Over a year ago, there was a level of consternation when Web Summit announced it was moving on, quitting Dublin, heading for a new home.
It blamed the size of the RDS venue, patchy Wifi and a lack of support from authorities around transport and hotel prices.
Many did not believe this was the true reason.
Some suggested it had grown too big for its boots, become arrogant and petulant.
Others claimed it had turned its back on the people and the place that had built it into what it had become, as it had become greedy.
But a year on those claims now seem very wide of the mark.
Because most who visited this year's event in the Portuguese capital will have come away with a clear understanding of why it moved.
As the curtain falls on Web Summit 2016, the company and its co-founder. CEO Paddy Cosgrave no longer need to justify the decision (although they stopped doing so some time ago).
The event fitted in perfectly to its new home, and the team behind it carried off the extraordinarily complicated transition to a new city seamlessly, while at the same time nearly doubling the size of the attendance.
The purpose built venues, the Feira International de Lisboa and Meo Arena next door, are perfect for a conference of this size.
Modern in style, they are spacious enough to enable free movement and crucially growth.
They are properly kitted out with the necessary facilities and are located close to the metro and airport.
The city itself is also a worthy replacement to Dublin.
The people were helpful and hospitable, and the night life by all accounts was on a par with our capital city.
Although it is a bit behind where Dublin is, Lisbon has a rapidly growing and enthusiastic tech scene.
The authorities were therefore tuned into the needs, expectations and universal language spoken by the visitors from over 160 countries.
They were also ready to take advantage of the opportunities presented by having such an influential gathering in their country - something the Irish Government had been accused of overlooking in the past.
Web Summit organisers claim their early survey data suggests a majority of attendees were happy or very happy with the overall experience.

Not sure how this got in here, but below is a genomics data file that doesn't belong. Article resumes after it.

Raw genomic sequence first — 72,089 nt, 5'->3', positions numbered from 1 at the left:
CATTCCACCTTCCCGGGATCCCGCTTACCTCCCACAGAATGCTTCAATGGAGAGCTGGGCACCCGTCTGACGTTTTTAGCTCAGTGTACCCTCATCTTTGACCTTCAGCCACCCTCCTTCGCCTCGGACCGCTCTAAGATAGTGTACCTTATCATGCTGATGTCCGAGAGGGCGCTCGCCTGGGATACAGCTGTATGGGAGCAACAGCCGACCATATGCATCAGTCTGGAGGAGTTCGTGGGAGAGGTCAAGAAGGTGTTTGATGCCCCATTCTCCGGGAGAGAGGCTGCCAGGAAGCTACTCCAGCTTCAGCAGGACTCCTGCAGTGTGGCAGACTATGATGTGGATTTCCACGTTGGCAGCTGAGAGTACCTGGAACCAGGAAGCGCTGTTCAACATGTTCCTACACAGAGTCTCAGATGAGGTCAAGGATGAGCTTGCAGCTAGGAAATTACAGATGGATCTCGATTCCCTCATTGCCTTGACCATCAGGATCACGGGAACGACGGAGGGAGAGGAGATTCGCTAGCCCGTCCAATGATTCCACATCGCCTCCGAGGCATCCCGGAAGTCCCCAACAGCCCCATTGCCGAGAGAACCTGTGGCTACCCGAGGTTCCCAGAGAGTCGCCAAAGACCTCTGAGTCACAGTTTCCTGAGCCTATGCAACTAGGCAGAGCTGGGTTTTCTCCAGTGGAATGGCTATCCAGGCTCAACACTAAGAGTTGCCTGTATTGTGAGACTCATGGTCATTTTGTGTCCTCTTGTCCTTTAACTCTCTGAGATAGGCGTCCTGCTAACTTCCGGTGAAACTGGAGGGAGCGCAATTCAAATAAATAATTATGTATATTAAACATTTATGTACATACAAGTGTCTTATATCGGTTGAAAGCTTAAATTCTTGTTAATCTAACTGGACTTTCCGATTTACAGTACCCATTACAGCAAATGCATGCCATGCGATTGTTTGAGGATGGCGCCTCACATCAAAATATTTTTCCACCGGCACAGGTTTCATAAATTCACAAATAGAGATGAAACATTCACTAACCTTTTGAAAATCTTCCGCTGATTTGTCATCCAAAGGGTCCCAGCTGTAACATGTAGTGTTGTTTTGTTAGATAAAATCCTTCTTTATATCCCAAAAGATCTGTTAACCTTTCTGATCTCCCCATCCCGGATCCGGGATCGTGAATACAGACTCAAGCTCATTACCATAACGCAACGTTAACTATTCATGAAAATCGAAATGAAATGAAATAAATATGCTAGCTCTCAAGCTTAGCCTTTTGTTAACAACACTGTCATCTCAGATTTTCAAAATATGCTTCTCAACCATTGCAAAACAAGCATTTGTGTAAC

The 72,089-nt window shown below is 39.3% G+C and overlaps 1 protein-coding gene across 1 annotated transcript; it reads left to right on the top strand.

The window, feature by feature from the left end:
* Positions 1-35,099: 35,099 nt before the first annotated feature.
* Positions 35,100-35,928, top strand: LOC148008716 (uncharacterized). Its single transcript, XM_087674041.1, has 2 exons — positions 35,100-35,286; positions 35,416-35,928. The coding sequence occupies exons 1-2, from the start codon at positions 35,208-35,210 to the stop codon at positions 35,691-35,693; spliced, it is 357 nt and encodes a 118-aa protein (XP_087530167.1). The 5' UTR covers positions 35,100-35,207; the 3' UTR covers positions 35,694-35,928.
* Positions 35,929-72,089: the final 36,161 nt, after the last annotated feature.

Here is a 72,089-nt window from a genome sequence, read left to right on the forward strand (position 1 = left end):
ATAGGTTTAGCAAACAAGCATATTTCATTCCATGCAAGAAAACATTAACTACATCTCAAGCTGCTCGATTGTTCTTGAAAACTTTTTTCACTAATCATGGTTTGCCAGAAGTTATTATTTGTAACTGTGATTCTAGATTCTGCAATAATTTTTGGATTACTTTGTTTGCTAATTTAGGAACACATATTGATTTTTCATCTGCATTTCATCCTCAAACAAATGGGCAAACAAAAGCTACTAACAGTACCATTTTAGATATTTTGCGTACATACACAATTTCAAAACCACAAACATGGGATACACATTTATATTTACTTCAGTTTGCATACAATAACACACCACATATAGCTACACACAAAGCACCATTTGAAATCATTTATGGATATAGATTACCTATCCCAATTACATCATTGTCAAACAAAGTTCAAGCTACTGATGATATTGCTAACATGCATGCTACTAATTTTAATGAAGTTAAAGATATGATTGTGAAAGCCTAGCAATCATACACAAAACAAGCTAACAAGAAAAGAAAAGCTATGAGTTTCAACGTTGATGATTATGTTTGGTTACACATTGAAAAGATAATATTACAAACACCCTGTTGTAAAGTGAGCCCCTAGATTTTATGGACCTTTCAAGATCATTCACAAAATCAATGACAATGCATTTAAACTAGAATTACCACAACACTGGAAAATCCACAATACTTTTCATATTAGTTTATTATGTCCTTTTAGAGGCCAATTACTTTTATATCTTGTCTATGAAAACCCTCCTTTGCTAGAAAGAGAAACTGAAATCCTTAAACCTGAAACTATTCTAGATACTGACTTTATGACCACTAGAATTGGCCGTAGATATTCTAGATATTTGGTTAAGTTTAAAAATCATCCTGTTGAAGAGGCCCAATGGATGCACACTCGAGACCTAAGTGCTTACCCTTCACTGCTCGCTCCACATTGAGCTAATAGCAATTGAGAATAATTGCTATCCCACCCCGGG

Of course, it wasn't all perfect.
Queues to access the venue, and particular parts of it were at times long, for example.
For the most part the wifi worked, but not robustly all the time - which is perhaps to be expected at a conference attended by 70,000 people.
The exhibition areas felt a little empty and devoid of high quality big budget booths like you see at other high profile international tech conferences and trade shows.
The calibre of speaker was good, but perhaps not quite as strong as previous years.
And there were other niggles too, which to be fair, the Web Summit organisers acknowledge.
But they viewed this not as a transplantation and continuation of the event from one place to another.
Instead they saw it as a new conference, which happened to share its name, style and format with something that went before.
As a result, they say they learned much from this year's experience, and will adjust accordingly.
They will have to, if they are going to allow it to become even bigger and still retain the underlying principals which have grown it into such a successful event.
At the time the move to Lisbon was announced, the initial deal was said to be three years.
Now it has emerged there is an option in there for a further two years if this year's event went well.
Although it obviously did, it is clearly too early for Web Summit to commit for a longer term.
What is clear though is that it now seems unlikely that the conference will ever return to Ireland's shore - in the mid-term at least.
Ireland's loss is Lisbon (or wherever's) gain.
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